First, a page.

• A new concept of MAC-d flow has been introduced for HSDPA. This is mainly used to differentiate traffic on the Iur and Iub. This applies for HSUPA as well.
  • Multiple logical channels can be carried on the same MAC-d flow.
  • A MAC-d flow can be carried on multiple priority queues. In other words, some logical channels of the flow are on one queue while others are on another queue. This is case with Flow 1 and Flow 2 in this example.
  • A priority queue can be used to handle multiple MAC-d flows. This is the case with Q2 in this example.
  • A TTI carries only one transport block. However, the MAC-hs PDU can contain multiple MAC-hs SDUs. The header indicates such multiplexing.
  • MAC-hs PDU can carry MAC-hs SDUs of different sizes. This is unlike R99. Example of this is at time (t+2).
  • A MAC-hs PDU can carry SDUs from only one MAC-d flow and only one priority queue. Thus, although at time (t+2) two different logical channels are carried, they belong to the same MAC-d flow and the same priority queue [TS 25.308, 6.1.4].
  • In R99, C/T field of MAC header is present if logical channels are multiplexed on the same transport channel. In HSDPA, MAC-d uses the same field when multiplexing is done on the same MAC-d flow.
  • Padding is used to fit a transport block size completely.

Figure 3: Logical Channel Multiplexing in HSUPA MAC

E-DCH multiplexing is shown in Figure 3. The following statements can be made of HSUPA MAC multiplexing:

  • Two TTIs are supported: 2 ms and 10 ms. Figure 3 represents the former.
  • As in HSDPA, a TTI can carry only one TB. A CCTrCH can carry only one E-DCH.
  • Multiplexing happens at MAC-e, rather than MAC-es. MAC-es only adds the TSN field in its header. Actual multiplexing information is in MAC-e header.
  • In HSDPA, multiplexing happens at two levels: at MAC-d which may add C/T field to a MAC-d SDU and at MAC-hs. In HSUPA, there is only one level of multiplexing. All of it happens at MAC-e. MAC-es SDU is simply RLC PDU. MAC-d does not add any header. This is because the information in MAC-e header maps directly to a logical channel. This is not the case with MAC-hs header which maps only to the level of a MAC-d flow.
  • Like HSDPA, there is a reordering queue. This is important in the SRNC that does the reordering of MAC-es PDUs. However, in HSUPA, there is one reordering queue for every logical channel. This makes sense because demultiplexing is already done by MAC-e before forwarding data to MAC-es. Reordering queue is not that important at the UE and hence it is not explicitly shown in the figure.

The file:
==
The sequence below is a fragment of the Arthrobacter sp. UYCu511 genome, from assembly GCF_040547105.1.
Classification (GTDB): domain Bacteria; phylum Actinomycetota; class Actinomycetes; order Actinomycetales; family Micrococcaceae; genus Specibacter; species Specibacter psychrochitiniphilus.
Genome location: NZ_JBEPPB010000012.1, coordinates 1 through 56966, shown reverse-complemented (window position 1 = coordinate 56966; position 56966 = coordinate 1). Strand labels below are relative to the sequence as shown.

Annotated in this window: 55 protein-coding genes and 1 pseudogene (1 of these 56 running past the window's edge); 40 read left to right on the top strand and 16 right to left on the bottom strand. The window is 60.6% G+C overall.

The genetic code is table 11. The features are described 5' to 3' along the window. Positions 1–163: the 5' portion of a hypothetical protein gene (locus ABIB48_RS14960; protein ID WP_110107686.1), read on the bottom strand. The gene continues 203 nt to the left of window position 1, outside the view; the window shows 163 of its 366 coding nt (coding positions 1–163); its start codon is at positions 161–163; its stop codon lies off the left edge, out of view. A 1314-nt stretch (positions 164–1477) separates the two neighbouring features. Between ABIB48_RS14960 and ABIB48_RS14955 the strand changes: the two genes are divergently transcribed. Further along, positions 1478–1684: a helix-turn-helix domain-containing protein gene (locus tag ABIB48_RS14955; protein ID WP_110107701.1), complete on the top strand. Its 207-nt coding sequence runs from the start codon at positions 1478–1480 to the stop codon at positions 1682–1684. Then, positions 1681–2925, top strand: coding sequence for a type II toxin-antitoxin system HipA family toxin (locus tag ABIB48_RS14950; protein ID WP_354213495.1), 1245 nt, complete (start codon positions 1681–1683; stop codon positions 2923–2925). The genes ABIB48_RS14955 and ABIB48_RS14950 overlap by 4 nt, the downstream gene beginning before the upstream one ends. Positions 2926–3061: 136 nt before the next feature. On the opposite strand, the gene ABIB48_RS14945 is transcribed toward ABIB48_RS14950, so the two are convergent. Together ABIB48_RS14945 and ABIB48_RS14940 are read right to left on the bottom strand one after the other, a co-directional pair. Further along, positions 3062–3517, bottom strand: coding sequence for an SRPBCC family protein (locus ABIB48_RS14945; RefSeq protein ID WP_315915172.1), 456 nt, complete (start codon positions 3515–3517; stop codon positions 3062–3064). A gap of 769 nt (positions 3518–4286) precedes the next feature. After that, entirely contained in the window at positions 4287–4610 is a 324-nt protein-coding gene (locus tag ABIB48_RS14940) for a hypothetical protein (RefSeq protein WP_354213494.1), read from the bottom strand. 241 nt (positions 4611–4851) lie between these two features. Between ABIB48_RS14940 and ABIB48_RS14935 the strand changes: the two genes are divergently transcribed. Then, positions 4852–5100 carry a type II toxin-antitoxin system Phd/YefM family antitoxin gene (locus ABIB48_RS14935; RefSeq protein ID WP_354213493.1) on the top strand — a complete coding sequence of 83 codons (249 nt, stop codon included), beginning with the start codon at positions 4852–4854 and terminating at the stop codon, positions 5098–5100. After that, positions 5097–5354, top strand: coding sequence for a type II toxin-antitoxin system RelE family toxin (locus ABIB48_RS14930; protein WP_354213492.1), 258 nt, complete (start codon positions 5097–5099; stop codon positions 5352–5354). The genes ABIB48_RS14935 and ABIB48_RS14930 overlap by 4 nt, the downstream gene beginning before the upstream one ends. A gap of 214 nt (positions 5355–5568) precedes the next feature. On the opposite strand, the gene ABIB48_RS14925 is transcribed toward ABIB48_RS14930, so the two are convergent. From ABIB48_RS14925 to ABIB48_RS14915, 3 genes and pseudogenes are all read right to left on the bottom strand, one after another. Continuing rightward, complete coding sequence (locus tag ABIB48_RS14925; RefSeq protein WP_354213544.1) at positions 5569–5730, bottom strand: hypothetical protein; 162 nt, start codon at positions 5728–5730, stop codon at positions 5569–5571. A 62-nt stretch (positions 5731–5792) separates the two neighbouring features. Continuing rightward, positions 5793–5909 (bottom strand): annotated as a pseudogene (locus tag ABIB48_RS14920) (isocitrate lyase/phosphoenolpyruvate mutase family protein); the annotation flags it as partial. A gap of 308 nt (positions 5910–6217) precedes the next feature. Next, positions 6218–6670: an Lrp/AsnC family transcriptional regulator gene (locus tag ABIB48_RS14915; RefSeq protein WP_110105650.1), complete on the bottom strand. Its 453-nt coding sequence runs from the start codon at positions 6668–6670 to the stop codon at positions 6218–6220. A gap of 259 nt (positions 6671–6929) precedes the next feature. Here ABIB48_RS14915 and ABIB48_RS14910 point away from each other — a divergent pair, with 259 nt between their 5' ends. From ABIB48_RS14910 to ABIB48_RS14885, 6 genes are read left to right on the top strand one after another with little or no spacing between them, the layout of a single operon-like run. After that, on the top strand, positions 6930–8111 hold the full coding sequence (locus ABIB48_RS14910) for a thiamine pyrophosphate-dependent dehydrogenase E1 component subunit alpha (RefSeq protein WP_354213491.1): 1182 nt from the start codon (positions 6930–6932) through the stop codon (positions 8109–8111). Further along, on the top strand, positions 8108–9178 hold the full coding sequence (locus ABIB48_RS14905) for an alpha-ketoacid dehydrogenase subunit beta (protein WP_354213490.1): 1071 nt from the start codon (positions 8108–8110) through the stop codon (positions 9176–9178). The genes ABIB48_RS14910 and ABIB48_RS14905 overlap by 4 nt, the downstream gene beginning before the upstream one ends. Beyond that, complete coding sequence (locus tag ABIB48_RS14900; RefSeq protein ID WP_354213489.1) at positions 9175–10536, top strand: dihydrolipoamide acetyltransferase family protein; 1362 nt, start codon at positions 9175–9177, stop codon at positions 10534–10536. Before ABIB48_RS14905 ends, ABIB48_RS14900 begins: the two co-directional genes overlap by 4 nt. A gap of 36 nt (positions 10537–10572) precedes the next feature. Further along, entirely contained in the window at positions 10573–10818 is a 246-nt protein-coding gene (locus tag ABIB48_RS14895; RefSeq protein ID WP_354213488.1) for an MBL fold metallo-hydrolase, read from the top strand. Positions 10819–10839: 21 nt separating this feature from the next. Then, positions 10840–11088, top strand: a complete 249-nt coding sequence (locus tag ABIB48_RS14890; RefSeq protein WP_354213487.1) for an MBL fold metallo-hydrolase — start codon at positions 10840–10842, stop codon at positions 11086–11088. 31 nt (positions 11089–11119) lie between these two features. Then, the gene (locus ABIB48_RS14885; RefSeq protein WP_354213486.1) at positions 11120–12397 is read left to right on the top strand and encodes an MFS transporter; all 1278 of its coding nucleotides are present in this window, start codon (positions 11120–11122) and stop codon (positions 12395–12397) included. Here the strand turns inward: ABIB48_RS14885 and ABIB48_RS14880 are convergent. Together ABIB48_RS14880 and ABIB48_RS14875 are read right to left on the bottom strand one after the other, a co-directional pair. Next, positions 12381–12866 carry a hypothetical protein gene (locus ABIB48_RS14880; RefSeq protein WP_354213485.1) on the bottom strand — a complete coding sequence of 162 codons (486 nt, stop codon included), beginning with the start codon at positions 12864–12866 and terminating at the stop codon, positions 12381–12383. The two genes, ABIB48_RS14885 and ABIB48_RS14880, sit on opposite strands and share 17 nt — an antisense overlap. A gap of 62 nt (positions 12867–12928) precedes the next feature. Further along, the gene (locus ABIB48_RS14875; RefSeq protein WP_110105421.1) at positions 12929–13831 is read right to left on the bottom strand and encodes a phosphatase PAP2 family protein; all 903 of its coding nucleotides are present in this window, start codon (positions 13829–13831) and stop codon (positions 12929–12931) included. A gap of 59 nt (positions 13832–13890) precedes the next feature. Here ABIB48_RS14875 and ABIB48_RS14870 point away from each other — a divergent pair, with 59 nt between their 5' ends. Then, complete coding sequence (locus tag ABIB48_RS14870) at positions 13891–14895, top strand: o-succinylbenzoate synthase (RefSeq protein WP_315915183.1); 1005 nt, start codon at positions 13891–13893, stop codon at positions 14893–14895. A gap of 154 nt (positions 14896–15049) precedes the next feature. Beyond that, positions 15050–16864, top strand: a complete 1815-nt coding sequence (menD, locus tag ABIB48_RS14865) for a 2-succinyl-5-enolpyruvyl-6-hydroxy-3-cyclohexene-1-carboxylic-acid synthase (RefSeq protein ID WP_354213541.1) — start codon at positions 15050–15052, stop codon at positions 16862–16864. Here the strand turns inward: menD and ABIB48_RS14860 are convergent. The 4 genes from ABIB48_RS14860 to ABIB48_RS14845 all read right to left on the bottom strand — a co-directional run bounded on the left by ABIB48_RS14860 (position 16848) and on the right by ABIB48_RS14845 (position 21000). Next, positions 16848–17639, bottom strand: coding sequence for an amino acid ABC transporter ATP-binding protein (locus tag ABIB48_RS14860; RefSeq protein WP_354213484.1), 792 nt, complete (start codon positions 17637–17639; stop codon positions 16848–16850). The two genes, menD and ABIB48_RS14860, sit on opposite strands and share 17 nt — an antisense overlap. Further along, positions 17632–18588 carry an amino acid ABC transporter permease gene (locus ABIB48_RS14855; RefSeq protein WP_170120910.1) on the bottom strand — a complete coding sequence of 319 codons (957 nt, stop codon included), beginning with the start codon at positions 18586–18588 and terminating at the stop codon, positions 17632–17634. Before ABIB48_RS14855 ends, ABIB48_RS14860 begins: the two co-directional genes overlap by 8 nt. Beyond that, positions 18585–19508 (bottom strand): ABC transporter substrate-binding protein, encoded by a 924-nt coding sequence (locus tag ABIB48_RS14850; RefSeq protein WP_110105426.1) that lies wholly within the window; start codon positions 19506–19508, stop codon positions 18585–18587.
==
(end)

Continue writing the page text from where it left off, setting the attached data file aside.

• Header information is not contiguous. In particular, MAC-e and MAC-es headers are separate.
  • There is an optional padding as in HSDPA to fit a defined TB size. In addition, Scheduling Information (SI) can be sent if there is enough space or if there is a real need to send it.
  • Multiple MAC-d PDUs of a logical channel can be sent in the same MAC-e PDU. However, they should be of the same size.
  • When multiple logical channels are multiplexed, the MAC-d PDU size can be different from one logical channel to another.
  • It is possible for a MAC-e PDU to carry data from different flows [TS 25.209, 7.1.1]. An example of this is at time (t+4).

An additional comment is that a logical channel can carry RLC PDUs of multiple sizes. To my knowledge, NB-AMR Class-A bits is the only one that needs this feature at the moment. Even in this case, it is unlikely that PDUs of different sizes of the same logical channel would need to be sent in the same TTI. This may be one reason why in HSUPA there is a minor constraint on multiplexing as already noted. Otherwise, the design allows great flexibility.

In conclusion, there are significant differences in the three methods of multiplexing discussed above. On the surface they may appear to be similar but when we delve into the details we can appreciate the differences. This also highlights the way specifications have evolved. While R99 provides a layer of multiplexing at CCTrCh, this is no longer used in HSPA. I see this as an improvement because HSPA multiplexing allows for greater flexibility, quicker response and easier implementation. For example, in HSPA we need not do rate matching for multiple transport channels. In R99, if the CCTrCh carries a 80 ms transport channel, the TFCS reduces to a subset until the next 80 ms boundary. This restricts MAC scheduling to a certain extent. To avoid this, a much larger TFCS needs to be signalled at RRC. Blind TFCI TF detection is not applicable to HSPA. Fixed/flexible positioning of transport channels is not applicable either. These extra complications are removed by using a single transport channel per TTI for HSPA.